Part of my research is located between philosophy and specific disciplines in the humanities and social sciences. I’m currently working on a project on several facets of economic life in the ancient Near East. I’m very serious about it, and even did some study in Akkadian, Sumerian, and Hebrew to understand some of the debates on the interpretation of primary sources.

Some crucial questions that anybody in my situation have to ask relate to theory: Was there any such thing as an economy, to begin with? Okay, the answer is straightforward: people were indeed allocating scarce resources, trading them, producing them, and so on. I don’t know of anyone who doubts that, and in case anyone tries, I’d point them to the enormous amount of ancient Mesopotamian contracts, receipts and court cases dealing with the issue, not to mention the famous “law codes” of Hammurabi and other kings.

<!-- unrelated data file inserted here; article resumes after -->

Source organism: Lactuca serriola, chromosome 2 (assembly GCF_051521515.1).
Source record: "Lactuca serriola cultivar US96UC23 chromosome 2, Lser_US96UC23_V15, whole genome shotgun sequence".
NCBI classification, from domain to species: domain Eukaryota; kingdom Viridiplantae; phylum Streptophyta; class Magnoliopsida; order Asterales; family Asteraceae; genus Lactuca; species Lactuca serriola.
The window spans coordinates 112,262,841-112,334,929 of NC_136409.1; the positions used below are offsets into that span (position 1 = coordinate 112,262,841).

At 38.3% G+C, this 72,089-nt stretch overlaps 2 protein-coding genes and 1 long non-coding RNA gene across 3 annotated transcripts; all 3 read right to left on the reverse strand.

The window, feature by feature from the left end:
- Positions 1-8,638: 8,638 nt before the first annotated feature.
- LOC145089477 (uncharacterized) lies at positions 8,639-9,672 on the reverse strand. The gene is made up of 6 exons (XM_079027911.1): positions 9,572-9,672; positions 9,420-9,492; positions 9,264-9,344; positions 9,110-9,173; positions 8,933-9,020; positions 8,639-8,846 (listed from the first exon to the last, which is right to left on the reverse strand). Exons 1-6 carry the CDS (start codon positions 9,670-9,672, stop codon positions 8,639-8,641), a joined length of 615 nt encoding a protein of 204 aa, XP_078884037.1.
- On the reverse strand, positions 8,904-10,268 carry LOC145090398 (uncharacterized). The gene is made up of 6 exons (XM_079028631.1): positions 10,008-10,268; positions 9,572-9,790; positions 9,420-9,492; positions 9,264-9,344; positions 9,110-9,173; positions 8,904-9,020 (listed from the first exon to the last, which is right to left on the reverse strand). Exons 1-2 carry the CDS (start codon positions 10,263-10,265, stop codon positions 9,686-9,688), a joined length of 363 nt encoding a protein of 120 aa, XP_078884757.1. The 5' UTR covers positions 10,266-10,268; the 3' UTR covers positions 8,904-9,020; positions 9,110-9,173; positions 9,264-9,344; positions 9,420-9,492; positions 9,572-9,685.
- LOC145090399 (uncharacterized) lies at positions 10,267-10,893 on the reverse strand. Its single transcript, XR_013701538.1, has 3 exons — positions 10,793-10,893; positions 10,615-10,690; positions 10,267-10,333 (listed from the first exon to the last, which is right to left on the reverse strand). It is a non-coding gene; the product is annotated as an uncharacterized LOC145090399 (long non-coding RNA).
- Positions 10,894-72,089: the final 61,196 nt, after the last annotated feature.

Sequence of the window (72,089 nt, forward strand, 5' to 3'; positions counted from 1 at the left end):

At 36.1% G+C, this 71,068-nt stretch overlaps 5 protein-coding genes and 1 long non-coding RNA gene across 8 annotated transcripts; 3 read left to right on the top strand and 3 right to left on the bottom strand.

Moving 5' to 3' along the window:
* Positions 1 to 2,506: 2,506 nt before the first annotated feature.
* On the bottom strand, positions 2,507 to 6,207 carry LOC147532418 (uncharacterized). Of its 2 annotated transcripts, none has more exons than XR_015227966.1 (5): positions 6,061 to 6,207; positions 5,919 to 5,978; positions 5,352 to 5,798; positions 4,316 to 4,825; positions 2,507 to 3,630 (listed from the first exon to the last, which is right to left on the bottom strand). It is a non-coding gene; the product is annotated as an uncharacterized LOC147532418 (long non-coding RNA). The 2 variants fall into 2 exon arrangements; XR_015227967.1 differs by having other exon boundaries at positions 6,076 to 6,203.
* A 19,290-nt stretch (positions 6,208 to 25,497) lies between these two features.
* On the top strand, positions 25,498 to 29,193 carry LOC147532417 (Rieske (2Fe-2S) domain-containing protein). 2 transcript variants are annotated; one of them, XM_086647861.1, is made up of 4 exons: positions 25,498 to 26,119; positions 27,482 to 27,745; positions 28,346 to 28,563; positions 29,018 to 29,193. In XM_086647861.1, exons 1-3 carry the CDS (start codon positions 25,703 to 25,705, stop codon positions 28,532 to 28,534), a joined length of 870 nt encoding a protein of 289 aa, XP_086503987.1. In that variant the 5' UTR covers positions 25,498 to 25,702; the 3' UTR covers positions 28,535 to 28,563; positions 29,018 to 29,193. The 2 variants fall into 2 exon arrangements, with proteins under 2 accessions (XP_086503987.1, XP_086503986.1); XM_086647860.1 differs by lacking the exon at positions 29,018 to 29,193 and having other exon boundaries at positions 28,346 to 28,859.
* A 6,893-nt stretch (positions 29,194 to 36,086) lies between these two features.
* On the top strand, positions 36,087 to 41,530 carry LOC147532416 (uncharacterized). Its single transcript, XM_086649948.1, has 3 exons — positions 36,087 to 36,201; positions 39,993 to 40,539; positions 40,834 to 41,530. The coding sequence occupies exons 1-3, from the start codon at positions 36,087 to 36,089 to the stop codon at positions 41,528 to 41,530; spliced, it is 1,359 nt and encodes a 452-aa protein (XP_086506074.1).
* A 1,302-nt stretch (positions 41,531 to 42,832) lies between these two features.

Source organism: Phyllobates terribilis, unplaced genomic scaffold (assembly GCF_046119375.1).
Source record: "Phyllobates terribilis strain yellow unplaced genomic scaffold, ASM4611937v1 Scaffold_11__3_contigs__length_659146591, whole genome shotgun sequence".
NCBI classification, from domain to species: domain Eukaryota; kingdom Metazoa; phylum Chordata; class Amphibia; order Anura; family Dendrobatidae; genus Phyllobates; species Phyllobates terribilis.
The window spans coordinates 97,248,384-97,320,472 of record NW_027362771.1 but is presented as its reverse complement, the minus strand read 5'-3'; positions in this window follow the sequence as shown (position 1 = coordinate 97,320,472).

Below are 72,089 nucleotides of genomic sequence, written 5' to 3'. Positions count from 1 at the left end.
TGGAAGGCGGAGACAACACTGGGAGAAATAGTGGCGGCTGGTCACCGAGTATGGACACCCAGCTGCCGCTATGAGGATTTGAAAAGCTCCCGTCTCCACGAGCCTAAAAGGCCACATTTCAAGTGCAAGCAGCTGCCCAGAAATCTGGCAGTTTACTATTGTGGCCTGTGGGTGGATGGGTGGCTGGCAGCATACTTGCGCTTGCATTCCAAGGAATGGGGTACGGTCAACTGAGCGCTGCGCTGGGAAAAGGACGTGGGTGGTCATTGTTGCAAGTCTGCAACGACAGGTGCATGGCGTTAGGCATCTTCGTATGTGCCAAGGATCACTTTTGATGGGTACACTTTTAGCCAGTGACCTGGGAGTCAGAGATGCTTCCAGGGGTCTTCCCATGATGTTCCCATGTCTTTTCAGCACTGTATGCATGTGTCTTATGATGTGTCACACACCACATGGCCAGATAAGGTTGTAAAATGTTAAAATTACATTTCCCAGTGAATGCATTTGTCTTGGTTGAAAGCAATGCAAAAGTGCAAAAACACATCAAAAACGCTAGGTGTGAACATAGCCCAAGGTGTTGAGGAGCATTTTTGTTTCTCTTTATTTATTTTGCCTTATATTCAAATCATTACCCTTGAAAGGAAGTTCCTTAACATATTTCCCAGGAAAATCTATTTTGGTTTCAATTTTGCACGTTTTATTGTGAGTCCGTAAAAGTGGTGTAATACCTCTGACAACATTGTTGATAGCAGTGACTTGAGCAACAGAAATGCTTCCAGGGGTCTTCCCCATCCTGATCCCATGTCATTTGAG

The answer to next question, though, is less obvious: Can we apply contemporary economic theory to interpret, understand, explain, model, etc. economic behaviour in the ancient world? So far, I’ve identified three schools of thought on this matter in the field of Ancient Near Eastern Studies.

First, there are those who focus on particulars on the “micro” level. Their research is predominantly concerned with the publication, translation, and commentary on hundreds and hundreds of inscribed clay tablets containing valuable information about everyday life in the ancient world. These scholars won’t have much to say in terms of generalisation, because the questions they address are a degree further removed from the questions we tend to ask, say, in economics or sociology.